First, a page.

The internet is absolutely full of great cooking ideas – so much so that it can be a little overwhelming! It’s easy to find something on Google when you know exactly what you want, but what if you just fancy browsing?

The key is to find some sources of recipes you like and follow them through newsletters, Facebook, Instagram and more. Saga features lots of recipes in our food section and you can sign up for our Home & Garden newsletter or follow us on Facebook to keep up to date with them. Pinterest's food and drink section can also be a great source of inspiration – but be warned that many of the recipes featured are international so measurements and ingredients may need to be converted. 

Your favourite TV chefs are probably active on social media too so find and follow them to always be kept in the loop about their latest recipes.

Limit your options

This might sound like contradictory advice, but sometimes a few limitations can force us to be creative. Tired of the same spag bol or meat and two veg every day? Why not try limiting your diet – for example, give meat-free Monday a go and try cooking some vegetarian or vegan dishes, or have a day where you only eat raw foods. You might find yourself cooking something you wouldn’t normally have thought of and who knows, maybe you will find a new favourite? If you really want a challenge you could sign up for the 30 Day Vegan Pledge.

Try these ten easy vegan meals to get you started

Mix it up

It’s a familiar story – you love spicy food, he hates it. He loves garlic, you can’t stand it. When we’re cohabitating we often end up making compromises, but there are ways to let you both eat the foods you enjoy.

Many meals keep very well in the fridge – and some even taste a little better after the flavours have had time to develop, so you could prepare two different curries, for example, and each have your own and keep the rest in the fridge for a couple of days later. It might be twice the amount of cooking on the first day but at least you have a homemade ready meal the next time you have it.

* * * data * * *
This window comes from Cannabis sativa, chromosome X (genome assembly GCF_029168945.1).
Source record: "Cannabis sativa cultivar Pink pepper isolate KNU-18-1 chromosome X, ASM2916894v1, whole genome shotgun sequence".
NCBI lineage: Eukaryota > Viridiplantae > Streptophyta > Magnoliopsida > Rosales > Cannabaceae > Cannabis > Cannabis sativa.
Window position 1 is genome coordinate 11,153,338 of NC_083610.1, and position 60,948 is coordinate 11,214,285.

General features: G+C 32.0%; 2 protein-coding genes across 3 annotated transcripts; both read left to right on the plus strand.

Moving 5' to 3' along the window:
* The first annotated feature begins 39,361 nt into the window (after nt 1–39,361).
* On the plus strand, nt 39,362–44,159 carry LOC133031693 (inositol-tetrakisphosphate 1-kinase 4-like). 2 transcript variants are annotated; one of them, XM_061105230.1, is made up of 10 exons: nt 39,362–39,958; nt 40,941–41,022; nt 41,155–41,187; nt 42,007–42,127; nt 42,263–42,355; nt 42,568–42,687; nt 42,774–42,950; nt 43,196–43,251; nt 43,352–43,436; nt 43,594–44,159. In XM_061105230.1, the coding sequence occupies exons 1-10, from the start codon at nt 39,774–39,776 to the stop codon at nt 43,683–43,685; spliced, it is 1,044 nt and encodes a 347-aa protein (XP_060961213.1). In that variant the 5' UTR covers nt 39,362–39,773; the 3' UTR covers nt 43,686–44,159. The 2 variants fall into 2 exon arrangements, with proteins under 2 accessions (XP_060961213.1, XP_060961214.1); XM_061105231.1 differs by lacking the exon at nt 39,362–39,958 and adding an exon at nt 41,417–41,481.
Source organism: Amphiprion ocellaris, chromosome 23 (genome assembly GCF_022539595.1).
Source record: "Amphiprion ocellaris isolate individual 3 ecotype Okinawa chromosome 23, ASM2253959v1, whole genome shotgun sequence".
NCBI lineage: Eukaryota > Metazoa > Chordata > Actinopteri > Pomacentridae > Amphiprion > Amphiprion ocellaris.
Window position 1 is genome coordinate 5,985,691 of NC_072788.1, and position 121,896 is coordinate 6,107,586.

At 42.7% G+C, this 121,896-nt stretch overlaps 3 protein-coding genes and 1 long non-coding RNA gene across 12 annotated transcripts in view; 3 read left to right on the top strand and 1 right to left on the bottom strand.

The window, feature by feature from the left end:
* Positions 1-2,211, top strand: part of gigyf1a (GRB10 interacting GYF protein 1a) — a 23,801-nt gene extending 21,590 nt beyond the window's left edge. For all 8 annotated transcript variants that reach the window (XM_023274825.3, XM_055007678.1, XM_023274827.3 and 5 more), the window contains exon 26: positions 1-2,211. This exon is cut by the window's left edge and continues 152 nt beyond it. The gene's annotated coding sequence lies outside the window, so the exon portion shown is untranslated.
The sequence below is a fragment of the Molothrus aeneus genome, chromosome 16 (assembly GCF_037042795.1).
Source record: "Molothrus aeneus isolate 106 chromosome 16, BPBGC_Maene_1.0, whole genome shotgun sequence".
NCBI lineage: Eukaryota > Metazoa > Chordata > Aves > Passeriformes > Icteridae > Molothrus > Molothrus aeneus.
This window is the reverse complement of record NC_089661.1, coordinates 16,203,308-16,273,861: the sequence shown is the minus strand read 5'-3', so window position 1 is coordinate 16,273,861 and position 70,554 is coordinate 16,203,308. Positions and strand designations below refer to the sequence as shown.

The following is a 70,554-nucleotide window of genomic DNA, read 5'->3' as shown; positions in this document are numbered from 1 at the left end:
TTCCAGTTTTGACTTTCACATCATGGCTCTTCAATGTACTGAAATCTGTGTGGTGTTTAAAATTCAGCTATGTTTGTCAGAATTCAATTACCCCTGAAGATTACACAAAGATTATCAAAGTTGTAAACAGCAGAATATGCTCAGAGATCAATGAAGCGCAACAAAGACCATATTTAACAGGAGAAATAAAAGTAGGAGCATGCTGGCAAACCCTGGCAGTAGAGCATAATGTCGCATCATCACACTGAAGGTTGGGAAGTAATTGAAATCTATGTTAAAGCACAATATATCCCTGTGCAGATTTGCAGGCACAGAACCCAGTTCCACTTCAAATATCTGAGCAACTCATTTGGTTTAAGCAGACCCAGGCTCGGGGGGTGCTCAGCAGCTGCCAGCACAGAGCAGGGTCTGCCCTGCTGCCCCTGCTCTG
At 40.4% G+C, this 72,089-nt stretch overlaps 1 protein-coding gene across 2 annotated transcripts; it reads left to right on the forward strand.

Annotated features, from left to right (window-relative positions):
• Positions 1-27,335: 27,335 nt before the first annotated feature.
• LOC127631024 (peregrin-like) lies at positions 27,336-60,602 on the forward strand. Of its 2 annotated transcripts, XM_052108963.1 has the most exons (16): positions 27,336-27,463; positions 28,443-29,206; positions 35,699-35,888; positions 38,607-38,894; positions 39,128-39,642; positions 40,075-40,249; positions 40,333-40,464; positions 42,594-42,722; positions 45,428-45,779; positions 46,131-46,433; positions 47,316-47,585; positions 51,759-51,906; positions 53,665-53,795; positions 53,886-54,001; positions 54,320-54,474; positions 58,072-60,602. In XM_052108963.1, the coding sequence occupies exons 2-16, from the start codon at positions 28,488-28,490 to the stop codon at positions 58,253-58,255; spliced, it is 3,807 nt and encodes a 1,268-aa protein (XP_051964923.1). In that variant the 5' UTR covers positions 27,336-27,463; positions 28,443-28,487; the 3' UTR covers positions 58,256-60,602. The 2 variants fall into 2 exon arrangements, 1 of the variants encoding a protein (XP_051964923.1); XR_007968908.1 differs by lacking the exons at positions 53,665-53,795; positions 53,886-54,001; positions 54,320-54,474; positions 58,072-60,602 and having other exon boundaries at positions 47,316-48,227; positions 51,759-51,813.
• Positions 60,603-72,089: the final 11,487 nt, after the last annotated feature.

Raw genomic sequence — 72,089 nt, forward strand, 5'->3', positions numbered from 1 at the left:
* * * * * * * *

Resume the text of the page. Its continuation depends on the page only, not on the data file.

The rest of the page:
Or you could go for a tapas or meze style and prepare several small but simple dishes, some of which include the ingredients you love and your other half hates – invite some friends over and get them to bring a few small dishes of their own and you have the makings of a very fun dinner party.

Ready Steady Cook-it

Inventive chefs can give themselves a Ready Steady Cook-style challenge. Simply gather together a selection of ingredients (raid the clearance section or pick out some seasonal vegetables, for example) and set yourself a time limit. Try to avoid cooking something you’ve already done before and instead cook something new and different. You could even make a competitive game out of it with your partner if you each choose each other's ingredients on alternating days.

When you’re being inventive in the kitchen remember to record your successes (and your failures!) for future reference. A notebook and pen within easy reach is a must.

Go to cookery school

Finally, if all else fails and you feel like you have reached the end of your cooking journey, it might be time to go back to school. Cookery schools are ideal for accomplished home chefs who want to go the extra distance and learn new skills from professional chefs. 

Prices and length of time can vary – everything from an evening class on chocolate making to a full-time course to jump start a new career are available so you're bound to find something to suit your needs.

Find out about some of the food and drink courses available

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The opinions expressed are those of the author and are not held by Saga unless specifically stated. The material is for general information only and does not constitute investment, tax, legal, medical or other form of advice. You should not rely on this information to make (or refrain from making) any decisions. Always obtain independent, professional advice for your own particular situation.